This year as we commemorate the Holocaust Martyrs' and Heroes' Remembrance Day in Israel and in Jewish communities around the world, the traditional commemoration will be different than that of previous years. In Israel, the state ceremony at Yad Vashem will take place without an audience and will be broadcast though various media channels in order to reach everyone in their homes. Here in Atlanta as well, the circumstances this year have dictated a different way of commemorating. I would like to express my sincere appreciation to the Georgia Commission on the Holocaust for its consistent commitment to Holocaust remembrance and to combating antisemitism, even during these unique circumstances.
From 1941 to 1945, six million Jews were systematically murdered throughout Nazi-Germany and German-occupied territories, in what would become the largest genocide and the darkest of chapters in human history. As they were being ruthlessly persecuted, European Jewry witnessed the majority of their fellow countrymen stand aside and do nothing. Their friends, colleagues and neighbors mostly stood by and watched the murderous persecution unfold. The Nazis and their collaborators were, to a large extent, enabled and empowered by all those who stood by, without speaking out against the hate, the persecution and the ultimate murder of six million men, women and children.
While delivering a speech to the German Bundestag in 1998, Holocaust scholar Professor Yehuda Bauer said, "I come from a people who gave the Ten Commandments to the world. Time has come to strengthen them by three additional ones, which we ought to adopt and commit ourselves to: thou shall not be a perpetrator; thou shall not be a victim; and thou shall never, but never, be a bystander.”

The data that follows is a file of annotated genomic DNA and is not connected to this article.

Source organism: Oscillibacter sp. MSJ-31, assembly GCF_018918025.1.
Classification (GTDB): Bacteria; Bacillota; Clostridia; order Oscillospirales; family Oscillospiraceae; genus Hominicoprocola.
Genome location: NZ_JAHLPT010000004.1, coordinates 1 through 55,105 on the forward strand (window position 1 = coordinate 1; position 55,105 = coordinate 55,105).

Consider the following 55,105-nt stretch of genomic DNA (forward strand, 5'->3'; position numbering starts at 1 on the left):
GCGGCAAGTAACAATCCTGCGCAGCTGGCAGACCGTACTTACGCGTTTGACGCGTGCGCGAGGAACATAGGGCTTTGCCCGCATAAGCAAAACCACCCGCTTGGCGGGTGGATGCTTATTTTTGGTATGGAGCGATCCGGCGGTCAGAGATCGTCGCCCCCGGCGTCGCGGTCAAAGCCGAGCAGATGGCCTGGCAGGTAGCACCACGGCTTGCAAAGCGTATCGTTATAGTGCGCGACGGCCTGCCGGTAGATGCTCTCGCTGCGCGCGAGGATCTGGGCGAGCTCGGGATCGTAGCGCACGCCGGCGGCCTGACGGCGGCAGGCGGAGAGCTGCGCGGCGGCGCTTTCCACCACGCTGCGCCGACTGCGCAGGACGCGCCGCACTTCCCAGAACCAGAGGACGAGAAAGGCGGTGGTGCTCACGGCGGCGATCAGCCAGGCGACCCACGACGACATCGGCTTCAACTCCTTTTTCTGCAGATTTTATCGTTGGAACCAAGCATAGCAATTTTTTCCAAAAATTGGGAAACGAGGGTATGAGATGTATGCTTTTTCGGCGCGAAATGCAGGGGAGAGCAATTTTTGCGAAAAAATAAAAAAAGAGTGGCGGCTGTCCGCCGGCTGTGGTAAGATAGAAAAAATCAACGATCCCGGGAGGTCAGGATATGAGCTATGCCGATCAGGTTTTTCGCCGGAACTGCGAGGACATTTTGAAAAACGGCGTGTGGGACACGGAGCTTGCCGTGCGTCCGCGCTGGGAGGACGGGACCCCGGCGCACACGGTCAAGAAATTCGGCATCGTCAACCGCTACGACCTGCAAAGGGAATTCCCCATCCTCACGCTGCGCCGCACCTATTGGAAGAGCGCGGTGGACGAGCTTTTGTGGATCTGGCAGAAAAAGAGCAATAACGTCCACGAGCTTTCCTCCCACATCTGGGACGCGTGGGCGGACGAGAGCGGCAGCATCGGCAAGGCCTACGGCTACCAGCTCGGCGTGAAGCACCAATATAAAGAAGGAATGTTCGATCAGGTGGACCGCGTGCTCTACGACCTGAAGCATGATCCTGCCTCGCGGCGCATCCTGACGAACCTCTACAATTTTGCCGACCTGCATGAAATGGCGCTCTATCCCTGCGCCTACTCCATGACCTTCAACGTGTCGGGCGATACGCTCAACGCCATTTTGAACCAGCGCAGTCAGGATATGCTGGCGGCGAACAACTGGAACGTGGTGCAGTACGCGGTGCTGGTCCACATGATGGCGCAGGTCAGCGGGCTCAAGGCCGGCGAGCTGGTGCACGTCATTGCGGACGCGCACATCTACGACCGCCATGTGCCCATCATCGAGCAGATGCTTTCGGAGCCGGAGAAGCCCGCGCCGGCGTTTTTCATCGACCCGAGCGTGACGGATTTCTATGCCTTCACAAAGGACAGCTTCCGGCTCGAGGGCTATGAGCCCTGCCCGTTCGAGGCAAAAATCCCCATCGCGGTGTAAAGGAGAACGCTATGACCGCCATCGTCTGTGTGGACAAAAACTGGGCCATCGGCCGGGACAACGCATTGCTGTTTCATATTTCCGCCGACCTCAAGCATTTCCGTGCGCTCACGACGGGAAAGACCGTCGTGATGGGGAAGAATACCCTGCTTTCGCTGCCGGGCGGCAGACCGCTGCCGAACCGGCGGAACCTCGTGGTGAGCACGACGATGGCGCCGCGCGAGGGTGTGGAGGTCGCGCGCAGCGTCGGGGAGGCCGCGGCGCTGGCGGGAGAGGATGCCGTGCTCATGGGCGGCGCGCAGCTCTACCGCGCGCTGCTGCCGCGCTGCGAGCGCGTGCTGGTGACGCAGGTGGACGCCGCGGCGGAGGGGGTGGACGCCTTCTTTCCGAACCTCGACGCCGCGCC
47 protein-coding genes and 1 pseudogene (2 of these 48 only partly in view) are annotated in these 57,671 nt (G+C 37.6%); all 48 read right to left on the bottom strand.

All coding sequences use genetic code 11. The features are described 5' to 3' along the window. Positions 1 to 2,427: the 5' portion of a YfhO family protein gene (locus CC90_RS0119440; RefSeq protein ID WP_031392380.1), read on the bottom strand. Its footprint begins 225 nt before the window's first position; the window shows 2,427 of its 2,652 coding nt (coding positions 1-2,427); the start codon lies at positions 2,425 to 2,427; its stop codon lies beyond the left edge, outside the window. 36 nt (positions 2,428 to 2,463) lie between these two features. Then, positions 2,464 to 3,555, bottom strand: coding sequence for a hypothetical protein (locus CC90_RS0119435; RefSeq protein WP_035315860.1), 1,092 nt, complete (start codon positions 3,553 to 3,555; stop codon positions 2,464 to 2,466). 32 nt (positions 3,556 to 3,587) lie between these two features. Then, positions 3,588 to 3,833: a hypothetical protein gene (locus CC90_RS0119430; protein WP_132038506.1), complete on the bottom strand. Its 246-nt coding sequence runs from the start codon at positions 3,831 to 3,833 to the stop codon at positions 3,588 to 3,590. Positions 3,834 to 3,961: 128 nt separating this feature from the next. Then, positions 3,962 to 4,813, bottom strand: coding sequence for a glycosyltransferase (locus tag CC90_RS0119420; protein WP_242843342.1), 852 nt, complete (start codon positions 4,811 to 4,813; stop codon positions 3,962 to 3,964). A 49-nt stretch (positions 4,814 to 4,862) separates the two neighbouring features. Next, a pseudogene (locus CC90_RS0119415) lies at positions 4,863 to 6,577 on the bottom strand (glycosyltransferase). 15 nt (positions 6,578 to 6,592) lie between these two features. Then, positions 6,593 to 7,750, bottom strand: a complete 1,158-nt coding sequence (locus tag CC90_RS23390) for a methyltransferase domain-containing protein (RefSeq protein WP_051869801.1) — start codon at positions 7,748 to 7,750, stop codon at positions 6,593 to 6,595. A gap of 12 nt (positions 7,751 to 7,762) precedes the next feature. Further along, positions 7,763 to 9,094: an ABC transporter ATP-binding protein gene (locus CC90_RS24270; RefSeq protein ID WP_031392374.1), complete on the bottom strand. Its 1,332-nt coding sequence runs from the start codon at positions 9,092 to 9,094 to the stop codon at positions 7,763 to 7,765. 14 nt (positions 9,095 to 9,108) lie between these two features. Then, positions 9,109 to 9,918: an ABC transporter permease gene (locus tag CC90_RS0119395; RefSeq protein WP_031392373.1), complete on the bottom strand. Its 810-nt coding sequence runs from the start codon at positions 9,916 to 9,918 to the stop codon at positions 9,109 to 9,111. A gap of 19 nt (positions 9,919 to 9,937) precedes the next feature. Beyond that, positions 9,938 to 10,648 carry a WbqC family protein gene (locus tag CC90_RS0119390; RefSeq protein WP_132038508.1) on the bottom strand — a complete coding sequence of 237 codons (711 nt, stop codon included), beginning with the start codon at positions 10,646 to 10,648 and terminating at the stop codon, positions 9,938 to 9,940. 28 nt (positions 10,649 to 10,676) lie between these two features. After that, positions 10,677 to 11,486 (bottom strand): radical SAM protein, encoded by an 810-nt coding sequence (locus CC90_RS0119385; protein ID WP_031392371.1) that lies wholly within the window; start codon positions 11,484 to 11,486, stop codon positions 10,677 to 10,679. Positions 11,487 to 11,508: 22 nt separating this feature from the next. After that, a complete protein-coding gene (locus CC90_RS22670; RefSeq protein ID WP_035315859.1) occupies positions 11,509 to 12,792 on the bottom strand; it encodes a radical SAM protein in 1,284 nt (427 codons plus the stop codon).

Seventy-five years after the end of the Holocaust, we know all too well that anti-Semitism is unfortunately not confined to the past. There are those who still today, seek the destruction of the Jewish People and Israel, the nation state of the Jewish People. As the world is struggling with the COVID19 virus and its devastating effects, there are those who seek to blame the Jews, adapting the age old antisemitism to current times.
All too often when antisemitism is on the rise, the eyes turn to the Jews and to what they have to say about antisemitism— the Jewish state, the Jewish organization, the Rabbi, the Jewish professor or the Jewish student. Yes, Jewish people, leaders and organizations have a responsibility to be vocal on antisemitism, and many are.
But in order to effectively address antisemitism, every non-Jewish person and organization must first look inwards and consider what they are doing to stop the ignorance and hatred, to prevent the dangerously imminent bloodshed at the hands of those who hate and those who choose to remain silent. Some are doing so, but they alone are not enough. The moral responsibility of speaking out against antisemitism and any form of hate must not be the sole burden of those who are the targets of that hatred. We all share the responsibility to speak out, and to never be a bystander.